Each pass is like a Unix filter -- it takes input, processes it in some *very* well defined way, and produces output. Each pass communicates with other passes via in-memory buffers, so no mass storage is required.
Regarding mass storage requirements, though, you can have nanopass compilers on a Commodore 64 if you wanted, by reducing the size of the compilation unit. BSPL works on individual colon definitions, for example, and uses mere KB.
@vertigo I see, yes I divide up work into functions that operate on the entire compilation unit.
Mu has 27 'transforms': http://akkartik.github.io/mu/html/012transform.cc.html
SubX has 7 so far, but I added an additional notion of 'checks': http://akkartik.github.io/mu/html/subx/029transforms.cc.html
But the original nanopass paper describes designing a separate formally-defined language for each pass: https://www.cs.indiana.edu/~dyb/pubs/commercial-nanopass.pdf
(Unix pipelines also introduce concurrency and flow-control; I perhaps know too much for that analogy to be helpful.)
@akkartik I'm not sold on anything thsat recommends many different languages to basically treat successive transforms of an essentially equivalent graph. Proofs for every lttle lang seem way overkill to me, when you can reuse good old graph theory on any graph.
Then, that may be just me and my hammer seeing it all as nails. And linguistically oriented overengineering in a mathematical shape may also be somebody else's hammer. Different approaches, but I know which I'd follow.
NOTE: I'm *not* talking about the Nanopass Framework, which is a framework intended to automate the boilerplate of writing nanopasses, saving time in an educational context. I'm talking about the abstractions they are specific instances of.
@vertigo I get you and I'm not oppossed to the idea of multi-pass compilers. I'm highly biased against the proposed formal proofs expressed as various different languages. I just happen to see multiple passes as a sequence of graph transfor,s, for which you may have a formal description in one regu;ar off-the-shelf language borrowing from graph theory. Data structures of internal memory representation are just optimisations that run on machines.
@vertigo But boilerplate isn't just a problem in an educational context. I'm particularly sensitive to it in machine code, where it's a maze of twisty passages mostly alike.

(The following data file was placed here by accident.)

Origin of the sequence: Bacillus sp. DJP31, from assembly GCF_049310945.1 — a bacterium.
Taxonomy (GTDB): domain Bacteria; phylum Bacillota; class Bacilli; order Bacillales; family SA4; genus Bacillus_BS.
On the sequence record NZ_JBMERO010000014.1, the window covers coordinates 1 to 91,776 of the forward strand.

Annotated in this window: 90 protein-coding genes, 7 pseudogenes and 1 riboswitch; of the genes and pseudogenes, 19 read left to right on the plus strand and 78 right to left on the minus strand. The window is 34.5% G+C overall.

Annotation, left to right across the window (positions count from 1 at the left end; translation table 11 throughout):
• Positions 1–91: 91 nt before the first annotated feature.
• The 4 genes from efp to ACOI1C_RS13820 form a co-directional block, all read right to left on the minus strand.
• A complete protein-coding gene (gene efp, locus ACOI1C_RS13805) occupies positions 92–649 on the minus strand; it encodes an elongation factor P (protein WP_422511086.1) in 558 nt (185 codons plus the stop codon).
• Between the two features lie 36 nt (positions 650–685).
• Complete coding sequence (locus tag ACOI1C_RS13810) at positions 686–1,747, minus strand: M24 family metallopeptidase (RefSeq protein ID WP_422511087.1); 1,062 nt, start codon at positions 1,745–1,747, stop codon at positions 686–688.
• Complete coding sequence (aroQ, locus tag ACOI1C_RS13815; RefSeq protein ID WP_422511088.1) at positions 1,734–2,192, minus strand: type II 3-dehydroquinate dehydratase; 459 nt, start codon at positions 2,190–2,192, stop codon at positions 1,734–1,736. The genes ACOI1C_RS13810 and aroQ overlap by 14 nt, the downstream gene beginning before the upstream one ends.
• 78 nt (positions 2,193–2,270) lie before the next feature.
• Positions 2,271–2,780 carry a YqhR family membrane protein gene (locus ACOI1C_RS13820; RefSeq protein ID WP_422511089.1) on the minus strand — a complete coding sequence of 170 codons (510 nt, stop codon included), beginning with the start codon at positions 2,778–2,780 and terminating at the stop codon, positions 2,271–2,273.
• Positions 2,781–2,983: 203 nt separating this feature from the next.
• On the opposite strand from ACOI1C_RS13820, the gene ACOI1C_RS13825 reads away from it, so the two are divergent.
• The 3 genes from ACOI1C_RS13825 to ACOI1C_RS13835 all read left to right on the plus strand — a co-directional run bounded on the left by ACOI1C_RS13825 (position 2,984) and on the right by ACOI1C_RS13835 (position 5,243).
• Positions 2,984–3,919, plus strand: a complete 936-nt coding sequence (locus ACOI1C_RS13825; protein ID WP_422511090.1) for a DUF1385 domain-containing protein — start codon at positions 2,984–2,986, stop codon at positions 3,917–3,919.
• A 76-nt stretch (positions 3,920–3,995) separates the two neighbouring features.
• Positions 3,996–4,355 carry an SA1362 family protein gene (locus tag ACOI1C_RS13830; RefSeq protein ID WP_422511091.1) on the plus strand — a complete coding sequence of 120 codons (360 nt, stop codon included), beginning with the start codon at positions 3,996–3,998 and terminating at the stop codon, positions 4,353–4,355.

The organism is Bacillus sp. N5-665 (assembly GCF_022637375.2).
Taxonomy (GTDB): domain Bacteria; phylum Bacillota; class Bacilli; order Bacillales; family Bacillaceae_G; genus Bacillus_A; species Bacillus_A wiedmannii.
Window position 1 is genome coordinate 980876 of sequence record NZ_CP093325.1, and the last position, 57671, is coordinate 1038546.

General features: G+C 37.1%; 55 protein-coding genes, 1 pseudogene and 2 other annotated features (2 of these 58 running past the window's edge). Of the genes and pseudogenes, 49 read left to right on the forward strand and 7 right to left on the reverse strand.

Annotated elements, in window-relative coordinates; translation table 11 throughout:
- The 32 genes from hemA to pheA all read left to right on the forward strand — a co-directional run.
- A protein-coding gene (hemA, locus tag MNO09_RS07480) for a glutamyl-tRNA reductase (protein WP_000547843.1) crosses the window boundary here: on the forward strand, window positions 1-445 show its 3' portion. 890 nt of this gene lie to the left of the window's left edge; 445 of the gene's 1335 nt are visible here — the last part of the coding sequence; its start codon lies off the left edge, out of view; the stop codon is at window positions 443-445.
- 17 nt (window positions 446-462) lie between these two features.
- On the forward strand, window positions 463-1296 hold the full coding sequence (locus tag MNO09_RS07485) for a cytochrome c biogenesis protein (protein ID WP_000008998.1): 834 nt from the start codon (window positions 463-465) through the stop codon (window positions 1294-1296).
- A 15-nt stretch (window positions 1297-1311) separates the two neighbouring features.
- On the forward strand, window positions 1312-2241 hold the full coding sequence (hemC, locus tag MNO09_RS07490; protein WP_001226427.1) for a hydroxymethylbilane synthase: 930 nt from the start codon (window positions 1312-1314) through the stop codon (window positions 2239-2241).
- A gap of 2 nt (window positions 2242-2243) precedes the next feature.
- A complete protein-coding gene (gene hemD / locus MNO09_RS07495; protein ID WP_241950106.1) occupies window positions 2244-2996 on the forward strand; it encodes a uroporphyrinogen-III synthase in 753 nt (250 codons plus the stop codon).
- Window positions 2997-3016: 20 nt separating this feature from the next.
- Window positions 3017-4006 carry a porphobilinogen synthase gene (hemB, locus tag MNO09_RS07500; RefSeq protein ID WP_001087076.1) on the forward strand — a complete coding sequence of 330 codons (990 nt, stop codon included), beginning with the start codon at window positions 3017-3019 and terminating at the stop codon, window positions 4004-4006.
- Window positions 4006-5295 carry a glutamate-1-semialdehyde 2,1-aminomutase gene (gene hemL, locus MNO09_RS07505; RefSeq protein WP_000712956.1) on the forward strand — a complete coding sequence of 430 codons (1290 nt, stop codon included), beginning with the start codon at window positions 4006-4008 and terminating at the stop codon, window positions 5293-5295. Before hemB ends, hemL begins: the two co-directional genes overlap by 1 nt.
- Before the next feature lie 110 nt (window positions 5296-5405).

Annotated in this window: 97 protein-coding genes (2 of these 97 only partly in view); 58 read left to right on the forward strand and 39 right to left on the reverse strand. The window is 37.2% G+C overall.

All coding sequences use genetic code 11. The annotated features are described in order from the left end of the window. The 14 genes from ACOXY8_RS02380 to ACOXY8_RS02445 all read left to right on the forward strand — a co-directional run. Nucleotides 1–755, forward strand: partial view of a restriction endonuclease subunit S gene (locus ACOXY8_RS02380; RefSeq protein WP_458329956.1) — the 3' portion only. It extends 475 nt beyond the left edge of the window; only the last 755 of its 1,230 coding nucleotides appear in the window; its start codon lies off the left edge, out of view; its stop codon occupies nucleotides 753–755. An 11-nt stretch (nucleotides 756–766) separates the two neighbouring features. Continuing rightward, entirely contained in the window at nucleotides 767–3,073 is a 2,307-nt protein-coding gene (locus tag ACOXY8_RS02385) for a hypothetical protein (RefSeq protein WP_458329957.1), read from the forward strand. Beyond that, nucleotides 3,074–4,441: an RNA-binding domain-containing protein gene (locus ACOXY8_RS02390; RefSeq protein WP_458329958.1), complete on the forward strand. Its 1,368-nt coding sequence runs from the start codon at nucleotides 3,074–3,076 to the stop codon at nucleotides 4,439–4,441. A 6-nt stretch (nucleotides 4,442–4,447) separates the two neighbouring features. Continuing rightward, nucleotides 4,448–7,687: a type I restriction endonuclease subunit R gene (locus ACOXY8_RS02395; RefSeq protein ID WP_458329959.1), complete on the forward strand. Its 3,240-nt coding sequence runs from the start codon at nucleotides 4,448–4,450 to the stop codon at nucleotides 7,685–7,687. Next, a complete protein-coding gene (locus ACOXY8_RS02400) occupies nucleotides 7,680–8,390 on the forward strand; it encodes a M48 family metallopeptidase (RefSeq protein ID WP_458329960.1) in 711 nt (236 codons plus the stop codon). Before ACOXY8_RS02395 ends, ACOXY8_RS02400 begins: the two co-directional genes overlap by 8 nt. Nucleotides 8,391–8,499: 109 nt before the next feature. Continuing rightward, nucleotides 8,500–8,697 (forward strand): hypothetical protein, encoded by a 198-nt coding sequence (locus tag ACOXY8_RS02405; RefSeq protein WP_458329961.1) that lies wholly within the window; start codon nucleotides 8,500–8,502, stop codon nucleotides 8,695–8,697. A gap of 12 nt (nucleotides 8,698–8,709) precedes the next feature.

Also, the nanopass framework isn't just about superficial boilerplate. They were attacking the phase ordering problem. You write a phase expecting some feature to exist, but you inserted the phase where the feature isn't computed yet. Or isn't computed in some situations. Formal specification helps there.
@vertigo To my mind, the framework didn't mutate the idea. The original paper I linked to thinks in terms of separate languages.
But I think I've been getting pedantic. You're right that many phases is a good thing as long as the format (not language) doesn't diverge too much between them. I think I follow where you and @firstname.lastname@example.org are coming from. You have some in-memory data structure for the program, and successive phases fill in different parts of it. Am I understanding you right?
@vertigo To return to my original statement about "converting line by line" (which is I think what caused this sub-thread), the goal wasn't to minimize passes or phases but rather to minimize how much information a reader needs to hold in their head to understand how a single statement in a language is compiled. Types, global variables, local variables, sure. But I don't want readers to need to know how the previous statement was compiled. That veers into optimizer territory.
@vertigo A graph-coloring register allocator violates that constraint of mine. But as you and @email@example.com pointed out, I was forgetting that we can do without it. Crenshaw is the trivial demonstration that using registers without actually register allocating. Thanks for the reminder!
@akkartik @firstname.lastname@example.org @haitch BSPL has some phases which actually mutates the nature of the underlying structure (e.g., going from stack notation to RISC-ish notation), but such disruptive changes usually happens only when you're satisfied that you can't process the current data set any further in a productive way.
I think, as long as it doesn't happen too frequently, it should be simpler to understand overall.
Server run by the main developers of the project It is not focused on any particular niche interest - everyone is welcome as long as you follow our code of conduct!